Merciful Jesus - painted by Dymitr Grozdew

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Mercy in Deeds

Putting mercy into action is not an option of the Divine Mercy Devotion – it’s a requirement!

The Divine Mercy Devotion and Mercy in Deeds

Devotion to the Divine Mercy involves a total commitment to God as Mercy. It is a decision to trust completely in Him, to accept His mercy with thanksgiving, and to be merciful as He is merciful. The devotional practices proposed in the Diary of Saint Faustina are completely in accordance with the teachings of the Church and are firmly rooted in the Gospel message of our Merciful Savior. Properly understood and implemented, they will help us grow as genuine followers of Christ.

“Lip Service” or Merciful Heart

There are two scriptural verses that we should keep in mind as we involve ourselves in these devotional practices:

1. “This people honors me with their lips, but their hearts are far from me” (Is 29:13);

2. Blessed are the merciful, for they shall obtain mercy” (Mt 5:7).

Living the Message of Mercy

The devotional practices revealed through Saint Faustina were given to us as “vessels of mercy” through which God’s love can be poured out upon the world, but they are not sufficient unto themselves.

It’s not enough for us to hang The Divine Mercy image in our homes, pray the Chaplet every day at three o’clock, and receive Holy Communion on the first Sunday after Easter. We also have to show mercy to our neighbors. Putting mercy into action is not an option of the Divine Mercy Devotion; it’s a requirement!

Like the gospel command, “Be merciful, just as your Father is merciful,” this demand that we show mercy to our neighbors “always and everywhere” seems impossible to fulfill. But the Lord assures us that it is possible. “When a soul approaches Me with trust,” He explains, “I fill it with such an abundance of graces that it cannot contain them within itself, but radiates them to other souls” (Diary, 1074).

How do we “radiate” God’s mercy to others? By our actions, our words, and our prayers. “In these three degrees,” he tells Saint Faustina, “is contained the fullness of mercy” (Diary 742). We have all been called to this threefold practice of mercy, but we are not all called in the same way. We need to ask the Lord, who understands our individual personalities and situation, to help us recognize the various ways we can each show His mercy in our daily lives.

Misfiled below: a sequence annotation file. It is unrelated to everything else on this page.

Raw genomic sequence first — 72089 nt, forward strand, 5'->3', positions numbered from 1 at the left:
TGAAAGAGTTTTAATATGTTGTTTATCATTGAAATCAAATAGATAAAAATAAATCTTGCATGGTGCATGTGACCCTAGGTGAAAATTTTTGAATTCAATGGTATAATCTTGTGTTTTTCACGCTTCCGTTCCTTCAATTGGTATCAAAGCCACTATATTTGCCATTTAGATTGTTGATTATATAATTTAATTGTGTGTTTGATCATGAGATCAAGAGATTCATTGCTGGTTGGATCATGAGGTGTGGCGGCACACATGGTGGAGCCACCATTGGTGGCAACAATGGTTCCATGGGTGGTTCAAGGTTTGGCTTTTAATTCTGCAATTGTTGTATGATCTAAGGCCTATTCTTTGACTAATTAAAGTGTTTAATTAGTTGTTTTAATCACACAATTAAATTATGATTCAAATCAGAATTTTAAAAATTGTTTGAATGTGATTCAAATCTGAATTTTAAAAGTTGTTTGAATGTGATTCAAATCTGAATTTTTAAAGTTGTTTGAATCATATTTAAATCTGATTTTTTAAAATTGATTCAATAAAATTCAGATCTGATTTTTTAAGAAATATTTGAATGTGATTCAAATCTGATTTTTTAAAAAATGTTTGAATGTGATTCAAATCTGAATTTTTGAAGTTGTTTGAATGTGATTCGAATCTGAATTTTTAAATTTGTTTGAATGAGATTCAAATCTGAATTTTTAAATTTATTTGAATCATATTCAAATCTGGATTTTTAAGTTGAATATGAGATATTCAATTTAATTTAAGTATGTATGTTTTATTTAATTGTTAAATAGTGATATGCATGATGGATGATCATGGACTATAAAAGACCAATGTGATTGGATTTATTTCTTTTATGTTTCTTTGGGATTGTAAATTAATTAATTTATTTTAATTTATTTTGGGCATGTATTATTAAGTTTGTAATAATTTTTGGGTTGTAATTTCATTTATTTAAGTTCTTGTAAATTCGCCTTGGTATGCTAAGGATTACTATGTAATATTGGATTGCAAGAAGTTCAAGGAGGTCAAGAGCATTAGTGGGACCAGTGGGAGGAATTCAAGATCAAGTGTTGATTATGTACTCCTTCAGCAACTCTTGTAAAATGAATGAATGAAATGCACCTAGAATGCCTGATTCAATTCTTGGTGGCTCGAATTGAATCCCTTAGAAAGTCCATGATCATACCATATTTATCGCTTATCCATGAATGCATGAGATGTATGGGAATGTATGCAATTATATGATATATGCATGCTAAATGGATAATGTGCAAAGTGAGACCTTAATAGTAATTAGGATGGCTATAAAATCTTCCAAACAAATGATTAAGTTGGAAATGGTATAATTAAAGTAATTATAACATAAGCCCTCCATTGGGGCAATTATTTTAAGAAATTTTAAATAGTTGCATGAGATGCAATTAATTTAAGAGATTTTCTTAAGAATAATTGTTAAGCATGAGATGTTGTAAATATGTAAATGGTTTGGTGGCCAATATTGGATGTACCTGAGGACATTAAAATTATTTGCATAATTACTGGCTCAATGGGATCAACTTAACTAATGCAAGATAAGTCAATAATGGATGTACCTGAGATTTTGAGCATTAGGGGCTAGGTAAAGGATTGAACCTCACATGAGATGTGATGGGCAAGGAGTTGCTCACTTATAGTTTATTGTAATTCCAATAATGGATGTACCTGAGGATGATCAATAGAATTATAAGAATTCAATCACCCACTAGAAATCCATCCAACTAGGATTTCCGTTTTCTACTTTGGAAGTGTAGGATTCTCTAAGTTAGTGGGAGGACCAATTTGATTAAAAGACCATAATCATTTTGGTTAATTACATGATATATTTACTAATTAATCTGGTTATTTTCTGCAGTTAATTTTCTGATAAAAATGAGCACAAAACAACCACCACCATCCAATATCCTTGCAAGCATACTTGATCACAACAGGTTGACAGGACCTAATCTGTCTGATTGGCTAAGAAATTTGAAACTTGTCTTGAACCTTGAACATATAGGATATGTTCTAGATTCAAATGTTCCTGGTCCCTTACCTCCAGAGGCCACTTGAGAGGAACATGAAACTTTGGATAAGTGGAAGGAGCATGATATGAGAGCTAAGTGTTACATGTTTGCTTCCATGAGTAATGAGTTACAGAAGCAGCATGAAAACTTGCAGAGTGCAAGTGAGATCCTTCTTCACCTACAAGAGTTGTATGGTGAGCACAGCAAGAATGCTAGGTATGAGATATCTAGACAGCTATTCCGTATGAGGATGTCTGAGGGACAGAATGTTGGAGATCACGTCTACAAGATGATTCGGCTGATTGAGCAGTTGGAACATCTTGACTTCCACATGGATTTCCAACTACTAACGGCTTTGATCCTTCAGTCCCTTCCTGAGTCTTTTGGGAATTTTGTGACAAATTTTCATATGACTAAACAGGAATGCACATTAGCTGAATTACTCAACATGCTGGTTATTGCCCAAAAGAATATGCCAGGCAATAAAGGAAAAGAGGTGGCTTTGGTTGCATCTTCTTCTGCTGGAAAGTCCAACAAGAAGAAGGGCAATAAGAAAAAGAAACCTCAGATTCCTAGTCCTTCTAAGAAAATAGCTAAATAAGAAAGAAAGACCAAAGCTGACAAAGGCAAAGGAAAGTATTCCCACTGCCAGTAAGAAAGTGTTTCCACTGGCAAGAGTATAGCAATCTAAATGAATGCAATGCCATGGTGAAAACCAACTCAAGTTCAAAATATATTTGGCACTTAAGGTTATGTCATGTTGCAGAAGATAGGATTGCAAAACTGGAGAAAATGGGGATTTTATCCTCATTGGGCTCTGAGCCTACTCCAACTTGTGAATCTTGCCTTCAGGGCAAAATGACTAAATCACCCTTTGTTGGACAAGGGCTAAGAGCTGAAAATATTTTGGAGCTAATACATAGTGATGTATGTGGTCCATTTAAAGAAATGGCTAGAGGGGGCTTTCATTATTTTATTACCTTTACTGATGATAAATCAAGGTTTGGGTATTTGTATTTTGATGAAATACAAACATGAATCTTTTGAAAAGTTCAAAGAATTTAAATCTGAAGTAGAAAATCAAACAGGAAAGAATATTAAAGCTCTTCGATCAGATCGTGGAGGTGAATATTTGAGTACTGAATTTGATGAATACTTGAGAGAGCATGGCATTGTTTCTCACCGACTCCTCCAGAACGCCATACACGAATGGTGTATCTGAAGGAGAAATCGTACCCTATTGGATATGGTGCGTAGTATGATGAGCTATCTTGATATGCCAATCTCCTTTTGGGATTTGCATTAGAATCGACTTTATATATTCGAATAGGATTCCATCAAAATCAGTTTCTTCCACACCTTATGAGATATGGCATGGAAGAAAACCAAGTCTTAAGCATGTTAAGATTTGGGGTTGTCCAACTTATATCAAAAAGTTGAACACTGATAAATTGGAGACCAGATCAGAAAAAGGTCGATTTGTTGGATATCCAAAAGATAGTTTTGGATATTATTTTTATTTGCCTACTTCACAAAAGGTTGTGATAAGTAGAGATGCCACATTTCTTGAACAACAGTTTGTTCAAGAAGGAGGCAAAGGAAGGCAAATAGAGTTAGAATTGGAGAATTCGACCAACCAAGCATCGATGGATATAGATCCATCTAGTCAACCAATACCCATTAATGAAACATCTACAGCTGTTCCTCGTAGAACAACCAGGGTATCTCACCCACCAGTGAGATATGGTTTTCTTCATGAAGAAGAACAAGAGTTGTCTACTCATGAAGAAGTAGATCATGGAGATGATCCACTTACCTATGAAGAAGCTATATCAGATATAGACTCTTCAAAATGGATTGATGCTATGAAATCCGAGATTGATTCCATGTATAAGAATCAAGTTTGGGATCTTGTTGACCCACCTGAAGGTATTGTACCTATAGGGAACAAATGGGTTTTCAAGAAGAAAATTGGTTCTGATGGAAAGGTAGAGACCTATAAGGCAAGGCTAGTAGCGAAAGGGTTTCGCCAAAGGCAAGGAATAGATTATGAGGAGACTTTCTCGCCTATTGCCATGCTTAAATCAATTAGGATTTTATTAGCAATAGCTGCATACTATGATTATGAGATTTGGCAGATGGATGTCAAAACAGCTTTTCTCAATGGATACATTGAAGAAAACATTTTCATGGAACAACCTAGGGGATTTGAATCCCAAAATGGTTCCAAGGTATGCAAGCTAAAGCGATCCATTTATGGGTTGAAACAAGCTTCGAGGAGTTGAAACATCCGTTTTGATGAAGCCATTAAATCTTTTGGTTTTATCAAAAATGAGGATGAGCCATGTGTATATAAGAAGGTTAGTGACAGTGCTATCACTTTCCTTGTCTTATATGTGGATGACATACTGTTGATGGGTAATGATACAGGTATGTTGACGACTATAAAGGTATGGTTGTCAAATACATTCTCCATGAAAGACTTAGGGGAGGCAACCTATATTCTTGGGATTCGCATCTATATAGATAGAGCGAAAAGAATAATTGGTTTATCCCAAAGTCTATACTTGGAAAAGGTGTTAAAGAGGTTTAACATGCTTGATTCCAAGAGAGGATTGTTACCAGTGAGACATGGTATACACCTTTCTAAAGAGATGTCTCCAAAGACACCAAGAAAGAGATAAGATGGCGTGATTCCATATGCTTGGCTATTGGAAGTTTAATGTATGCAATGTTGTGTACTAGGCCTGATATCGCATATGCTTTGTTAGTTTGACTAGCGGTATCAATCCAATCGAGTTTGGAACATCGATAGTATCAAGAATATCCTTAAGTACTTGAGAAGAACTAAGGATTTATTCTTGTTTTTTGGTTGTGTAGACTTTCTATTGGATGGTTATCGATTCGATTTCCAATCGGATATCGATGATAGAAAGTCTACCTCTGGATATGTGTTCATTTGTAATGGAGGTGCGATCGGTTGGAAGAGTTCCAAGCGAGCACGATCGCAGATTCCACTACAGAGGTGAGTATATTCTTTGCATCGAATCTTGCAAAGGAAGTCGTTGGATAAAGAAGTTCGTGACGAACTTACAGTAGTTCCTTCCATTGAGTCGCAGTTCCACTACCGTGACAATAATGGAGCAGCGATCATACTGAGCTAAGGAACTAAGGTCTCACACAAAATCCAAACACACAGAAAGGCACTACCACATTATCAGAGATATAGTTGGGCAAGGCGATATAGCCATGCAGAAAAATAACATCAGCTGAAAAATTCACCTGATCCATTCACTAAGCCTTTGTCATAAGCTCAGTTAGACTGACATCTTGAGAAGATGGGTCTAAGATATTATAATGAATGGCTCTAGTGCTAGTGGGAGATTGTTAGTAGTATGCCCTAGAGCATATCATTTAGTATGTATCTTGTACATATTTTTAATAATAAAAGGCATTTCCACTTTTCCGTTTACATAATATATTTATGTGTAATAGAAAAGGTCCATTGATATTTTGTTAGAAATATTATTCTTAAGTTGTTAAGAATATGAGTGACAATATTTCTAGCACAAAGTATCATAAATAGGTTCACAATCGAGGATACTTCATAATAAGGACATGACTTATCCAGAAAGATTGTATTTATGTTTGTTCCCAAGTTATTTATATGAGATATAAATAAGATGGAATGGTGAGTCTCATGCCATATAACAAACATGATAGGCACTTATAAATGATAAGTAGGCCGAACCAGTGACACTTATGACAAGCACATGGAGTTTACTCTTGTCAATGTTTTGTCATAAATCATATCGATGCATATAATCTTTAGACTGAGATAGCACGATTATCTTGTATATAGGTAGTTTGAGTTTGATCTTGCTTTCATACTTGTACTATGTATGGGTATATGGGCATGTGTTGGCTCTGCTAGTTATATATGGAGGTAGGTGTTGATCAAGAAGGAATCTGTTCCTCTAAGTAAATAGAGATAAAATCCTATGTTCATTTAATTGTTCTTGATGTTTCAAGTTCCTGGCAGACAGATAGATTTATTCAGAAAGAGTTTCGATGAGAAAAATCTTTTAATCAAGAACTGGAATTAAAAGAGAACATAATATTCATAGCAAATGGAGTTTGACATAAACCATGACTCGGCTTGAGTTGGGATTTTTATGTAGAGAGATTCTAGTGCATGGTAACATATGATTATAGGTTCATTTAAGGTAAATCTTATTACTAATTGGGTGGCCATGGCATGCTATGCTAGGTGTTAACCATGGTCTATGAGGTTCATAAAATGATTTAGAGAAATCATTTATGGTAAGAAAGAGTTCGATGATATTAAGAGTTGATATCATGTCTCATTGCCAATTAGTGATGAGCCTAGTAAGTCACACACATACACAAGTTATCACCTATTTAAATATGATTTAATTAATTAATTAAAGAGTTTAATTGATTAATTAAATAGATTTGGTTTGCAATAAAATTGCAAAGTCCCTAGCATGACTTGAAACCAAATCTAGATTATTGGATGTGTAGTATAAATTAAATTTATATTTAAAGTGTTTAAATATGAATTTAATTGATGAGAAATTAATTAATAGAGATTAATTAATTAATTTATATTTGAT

Asking for the Lord’s mercy, trusting in His mercy, and sincerely trying to live His mercy in our lives, we can be assured that we will never hear Him say of us, “Their hearts are far from Me,” but rather that wonderful promise, “Blessed are the merciful, for they shall obtain mercy.”

It is our hope that we will continue to read and make the prayers, attitudes, and practices presented as a real part of our life, so that we may come to trust completely in God and live each day immersed in His merciful love – thus fulfilling the Lord’s command to let our life “shine before people, so that they will see the good things you do and praise your Father in Heaven” (Mt 5:16).

Our Lord strongly speaks about this to Saint Faustina:

I demand from you deeds of mercy which are to arise out of love for me. You are to show mercy to your neighbors always and everywhere. You must not shrink from this or try to excuse yourself from it (Diary, 742).

* * *

I am giving you three ways of exercising mercy toward your neighbor:

The first – by deed

The Second – by word

The third – by prayer

In these three degrees is contained the fullness of mercy, and it is an unquestionable proof of love for Me. By this means a soul glorifies and pays reverence to My mercy.

Yes, the first Sunday after Easter is the Feast of Mercy, but there must also be acts of mercy, and I demand the worship of My mercy through the solemn celebration of the Feast and through the veneration of the Image which is painted.  By means of this image  I shall grant many graces to souls.

It is to be a reminder of the demands of My mercy, because even the strongest faith is of no avail without works .

Diary, Notebook II, 742

Corporal Works:

1. Feed the hungry.

2. Give drink to the thirsty.

3. Clothe the naked.

4. Shelter the homeless.

5. Comfort the imprisoned.

6. Visit the sick.

7. Bury the dead.

Spiritual works:

1. Admonish sinners.

2. Instruct the uninformed.

3. Counsel the doubtful.

4. Comfort the sorrowful.

5. Be patient with those in error.

6. Forgive offenses.

7. Pray for the living and the dead

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